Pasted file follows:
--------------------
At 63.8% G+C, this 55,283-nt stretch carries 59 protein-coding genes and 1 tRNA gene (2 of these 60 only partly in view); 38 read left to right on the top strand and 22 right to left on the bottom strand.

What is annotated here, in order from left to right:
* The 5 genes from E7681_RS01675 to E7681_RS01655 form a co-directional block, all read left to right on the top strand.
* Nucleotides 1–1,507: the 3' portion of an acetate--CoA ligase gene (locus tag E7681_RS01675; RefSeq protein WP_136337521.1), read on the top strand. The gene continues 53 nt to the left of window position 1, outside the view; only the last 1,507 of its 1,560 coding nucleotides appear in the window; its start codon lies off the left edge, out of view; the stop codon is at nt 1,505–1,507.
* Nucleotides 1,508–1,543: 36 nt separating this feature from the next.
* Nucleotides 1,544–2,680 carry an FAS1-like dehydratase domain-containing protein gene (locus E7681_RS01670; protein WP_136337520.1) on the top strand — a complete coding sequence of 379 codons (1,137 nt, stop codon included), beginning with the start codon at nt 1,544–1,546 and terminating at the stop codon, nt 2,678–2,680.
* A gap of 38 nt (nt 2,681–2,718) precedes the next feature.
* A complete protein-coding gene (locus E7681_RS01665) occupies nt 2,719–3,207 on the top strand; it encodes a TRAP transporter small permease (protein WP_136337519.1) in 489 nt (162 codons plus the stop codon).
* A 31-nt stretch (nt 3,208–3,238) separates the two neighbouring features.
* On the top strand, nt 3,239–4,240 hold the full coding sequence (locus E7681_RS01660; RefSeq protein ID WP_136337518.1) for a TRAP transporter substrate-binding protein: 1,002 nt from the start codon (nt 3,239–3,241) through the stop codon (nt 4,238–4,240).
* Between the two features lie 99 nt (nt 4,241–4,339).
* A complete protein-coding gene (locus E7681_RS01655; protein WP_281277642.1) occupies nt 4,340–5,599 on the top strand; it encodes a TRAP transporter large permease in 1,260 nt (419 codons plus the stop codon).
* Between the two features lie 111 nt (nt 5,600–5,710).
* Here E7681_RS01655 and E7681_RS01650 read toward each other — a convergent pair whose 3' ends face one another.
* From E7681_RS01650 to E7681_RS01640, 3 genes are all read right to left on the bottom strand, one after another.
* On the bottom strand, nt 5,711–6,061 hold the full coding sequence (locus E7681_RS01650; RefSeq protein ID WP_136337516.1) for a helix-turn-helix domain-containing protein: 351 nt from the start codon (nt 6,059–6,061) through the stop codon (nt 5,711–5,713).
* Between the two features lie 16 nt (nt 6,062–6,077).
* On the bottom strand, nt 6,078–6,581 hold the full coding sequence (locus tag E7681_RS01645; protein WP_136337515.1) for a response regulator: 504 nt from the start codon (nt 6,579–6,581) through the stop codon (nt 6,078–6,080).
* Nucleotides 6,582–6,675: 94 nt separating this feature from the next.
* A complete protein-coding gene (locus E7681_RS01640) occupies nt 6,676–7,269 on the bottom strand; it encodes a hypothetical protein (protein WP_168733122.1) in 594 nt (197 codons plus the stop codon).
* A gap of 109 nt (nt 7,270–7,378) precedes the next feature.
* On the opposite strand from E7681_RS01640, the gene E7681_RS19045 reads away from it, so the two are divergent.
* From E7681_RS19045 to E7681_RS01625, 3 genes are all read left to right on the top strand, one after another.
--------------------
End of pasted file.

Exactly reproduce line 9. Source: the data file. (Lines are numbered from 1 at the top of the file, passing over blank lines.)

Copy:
* A 31-nt stretch (nt 3,208–3,238) separates the two neighbouring features.